Space shuttle Discovery rests on Launch Pad 39A after a seven-hour rollout from the Vehicle Assembly Building at NASA's Kennedy Space Center in Florida on Jan. 14, 2009. The shuttle is slated to launch no earlier March 12.
Credit: NASA/Troy Cryder.
CAPE CANAVERAL, Fla. - The space shuttle Discovery is looking free and clear for a launch Wednesday night.
The weather looks promising for the planned evening launch at 9:20 p.m. EDT (0120 March 12 GMT) from NASA's Kennedy Space Center at Cape Canaveral, Fla., shuttle weather officer Kathy Winters said.
"It should be a beautiful launch,? she said. ?The weather is looking very good for launch, I'm happy to say. And of course we're going to have that full moon, that's going to be really nice too."
Discovery?s seven-astronaut crew, led by commander Lee Archambault, will deliver a new set of solar arrays and support girder to the space station, as well as a new inhabitant to the outpost: the first long-duration Japanese astronaut Koichi Wakata. Wakata, a veteran Japan Aerospace Exploration Agency (JAXA) flyer, is set to replace NASA astronaut Sandra Magnus as an Expedition 18 flight engineer, checking in for a roughly six-month stay.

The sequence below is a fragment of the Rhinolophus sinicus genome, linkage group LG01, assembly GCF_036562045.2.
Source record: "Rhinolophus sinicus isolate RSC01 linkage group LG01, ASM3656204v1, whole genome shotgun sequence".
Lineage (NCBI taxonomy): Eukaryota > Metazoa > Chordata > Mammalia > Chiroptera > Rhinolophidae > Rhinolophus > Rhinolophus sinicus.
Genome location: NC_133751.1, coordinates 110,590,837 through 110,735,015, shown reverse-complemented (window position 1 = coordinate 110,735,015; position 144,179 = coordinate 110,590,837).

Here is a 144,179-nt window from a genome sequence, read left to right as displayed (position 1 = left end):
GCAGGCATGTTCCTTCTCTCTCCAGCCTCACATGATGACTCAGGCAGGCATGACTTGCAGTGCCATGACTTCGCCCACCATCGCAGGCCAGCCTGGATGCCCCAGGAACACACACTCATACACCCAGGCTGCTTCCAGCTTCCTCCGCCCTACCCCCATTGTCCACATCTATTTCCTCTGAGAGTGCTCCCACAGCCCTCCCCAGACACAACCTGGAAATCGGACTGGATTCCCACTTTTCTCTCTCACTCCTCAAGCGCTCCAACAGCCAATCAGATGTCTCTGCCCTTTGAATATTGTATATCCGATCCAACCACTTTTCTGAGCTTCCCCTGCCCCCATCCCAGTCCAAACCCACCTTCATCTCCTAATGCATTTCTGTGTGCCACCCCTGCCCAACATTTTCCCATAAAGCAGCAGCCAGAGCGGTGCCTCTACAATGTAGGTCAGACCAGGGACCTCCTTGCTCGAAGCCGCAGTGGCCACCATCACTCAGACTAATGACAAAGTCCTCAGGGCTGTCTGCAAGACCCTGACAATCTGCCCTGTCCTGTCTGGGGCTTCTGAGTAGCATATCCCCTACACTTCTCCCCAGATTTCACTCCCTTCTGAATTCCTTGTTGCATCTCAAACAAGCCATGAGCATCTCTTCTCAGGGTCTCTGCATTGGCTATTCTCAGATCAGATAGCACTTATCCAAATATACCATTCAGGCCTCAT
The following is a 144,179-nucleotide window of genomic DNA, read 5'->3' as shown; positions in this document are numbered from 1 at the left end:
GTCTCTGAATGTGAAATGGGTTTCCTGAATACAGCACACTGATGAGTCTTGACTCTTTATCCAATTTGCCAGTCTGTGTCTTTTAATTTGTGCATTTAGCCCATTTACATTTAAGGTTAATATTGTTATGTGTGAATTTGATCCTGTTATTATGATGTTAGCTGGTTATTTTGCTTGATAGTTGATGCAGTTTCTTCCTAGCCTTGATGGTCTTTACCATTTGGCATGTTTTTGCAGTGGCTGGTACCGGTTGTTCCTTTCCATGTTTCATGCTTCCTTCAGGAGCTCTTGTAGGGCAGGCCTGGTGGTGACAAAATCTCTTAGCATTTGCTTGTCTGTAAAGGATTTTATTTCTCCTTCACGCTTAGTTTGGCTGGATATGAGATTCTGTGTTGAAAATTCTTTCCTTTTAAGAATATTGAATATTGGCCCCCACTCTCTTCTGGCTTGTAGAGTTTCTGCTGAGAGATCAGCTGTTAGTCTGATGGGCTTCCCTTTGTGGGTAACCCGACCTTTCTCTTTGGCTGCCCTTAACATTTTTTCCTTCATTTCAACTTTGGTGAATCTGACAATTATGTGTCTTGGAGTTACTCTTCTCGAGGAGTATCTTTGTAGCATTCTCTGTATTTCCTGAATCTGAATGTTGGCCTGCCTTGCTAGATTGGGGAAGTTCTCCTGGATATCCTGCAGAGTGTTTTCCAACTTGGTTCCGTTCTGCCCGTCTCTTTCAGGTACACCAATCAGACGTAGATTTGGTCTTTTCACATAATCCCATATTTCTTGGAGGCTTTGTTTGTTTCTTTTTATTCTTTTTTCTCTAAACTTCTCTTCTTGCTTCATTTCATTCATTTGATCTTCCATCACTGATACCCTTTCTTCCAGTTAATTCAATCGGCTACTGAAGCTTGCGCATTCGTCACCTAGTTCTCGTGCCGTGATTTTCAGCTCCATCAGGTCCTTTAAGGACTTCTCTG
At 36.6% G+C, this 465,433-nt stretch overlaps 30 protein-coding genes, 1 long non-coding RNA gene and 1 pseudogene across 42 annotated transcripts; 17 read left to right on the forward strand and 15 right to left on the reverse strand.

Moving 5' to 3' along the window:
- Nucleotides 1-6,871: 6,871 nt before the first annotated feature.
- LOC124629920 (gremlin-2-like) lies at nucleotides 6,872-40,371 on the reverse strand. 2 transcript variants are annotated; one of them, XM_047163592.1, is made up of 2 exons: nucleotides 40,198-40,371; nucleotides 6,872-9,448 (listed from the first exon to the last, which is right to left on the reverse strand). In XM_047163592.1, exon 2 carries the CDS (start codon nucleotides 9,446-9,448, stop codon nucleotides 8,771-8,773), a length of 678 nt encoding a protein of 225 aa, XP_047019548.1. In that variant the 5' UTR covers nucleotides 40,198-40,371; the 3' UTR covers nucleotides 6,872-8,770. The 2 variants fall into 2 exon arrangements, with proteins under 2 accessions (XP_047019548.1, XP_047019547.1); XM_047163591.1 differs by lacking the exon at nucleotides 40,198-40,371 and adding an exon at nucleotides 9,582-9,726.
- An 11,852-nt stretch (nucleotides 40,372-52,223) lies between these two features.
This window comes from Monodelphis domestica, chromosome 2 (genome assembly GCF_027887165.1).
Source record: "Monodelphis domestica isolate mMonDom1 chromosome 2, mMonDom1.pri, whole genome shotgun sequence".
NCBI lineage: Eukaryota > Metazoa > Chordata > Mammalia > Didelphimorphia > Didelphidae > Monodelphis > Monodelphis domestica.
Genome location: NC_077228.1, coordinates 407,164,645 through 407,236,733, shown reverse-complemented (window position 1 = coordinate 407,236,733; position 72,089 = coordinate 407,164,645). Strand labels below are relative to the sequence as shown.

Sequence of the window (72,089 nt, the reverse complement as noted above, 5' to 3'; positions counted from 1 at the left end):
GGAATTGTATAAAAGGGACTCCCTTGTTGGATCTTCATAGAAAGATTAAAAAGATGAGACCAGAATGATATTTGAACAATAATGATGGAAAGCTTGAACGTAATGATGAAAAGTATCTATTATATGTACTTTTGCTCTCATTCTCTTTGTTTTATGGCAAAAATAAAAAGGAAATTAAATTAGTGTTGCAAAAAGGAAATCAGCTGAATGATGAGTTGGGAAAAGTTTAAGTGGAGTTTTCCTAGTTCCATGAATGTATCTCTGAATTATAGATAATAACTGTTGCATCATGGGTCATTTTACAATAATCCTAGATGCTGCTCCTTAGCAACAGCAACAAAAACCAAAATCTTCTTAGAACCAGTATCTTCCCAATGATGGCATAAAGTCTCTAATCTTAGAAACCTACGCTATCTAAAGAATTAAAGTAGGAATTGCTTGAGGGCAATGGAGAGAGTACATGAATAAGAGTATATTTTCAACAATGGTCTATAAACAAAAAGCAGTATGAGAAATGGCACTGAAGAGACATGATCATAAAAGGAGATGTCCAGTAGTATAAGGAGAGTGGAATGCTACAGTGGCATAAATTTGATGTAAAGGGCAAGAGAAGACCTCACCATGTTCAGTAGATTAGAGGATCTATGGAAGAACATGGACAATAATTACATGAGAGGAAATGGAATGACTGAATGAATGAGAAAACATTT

"At this point we have no real concerns," said Steve Payne, NASA test director, during a morning briefing here. "Our systems are in good shape, the countdown is proceeding on schedule like it should be, and we are ready for the exciting mission that lies ahead of us on Wednesday night."
If weather does end up prohibiting launch tomorrow, mission managers said they are willing to try again until March 16, even if it means having to cut down the planned 14-day mission. After that, the shuttle must stand down temporarily to let a Russian Soyuz craft launch toward the ISS as planned.
Discovery is on track for launch after a series of delays have set back the mission over concerns with fuel control valves in the shuttle's main engines. A series of in depth tests convinced mission managers that the issue, first noticed last year when a valve cracked during the shuttle Endeavour's November 2008 liftoff, does not pose a serious threat. Just to be safe, engineers replaced all three valves on Discovery with a set found to be free of damage.
SPACE.com is providing continuous coverage of STS-119 with reporter Clara Moskowitz at Cape Canaveral and senior editor Tariq Malik in New York. Click here for mission updates and SPACE.com's live NASA TV video feed.
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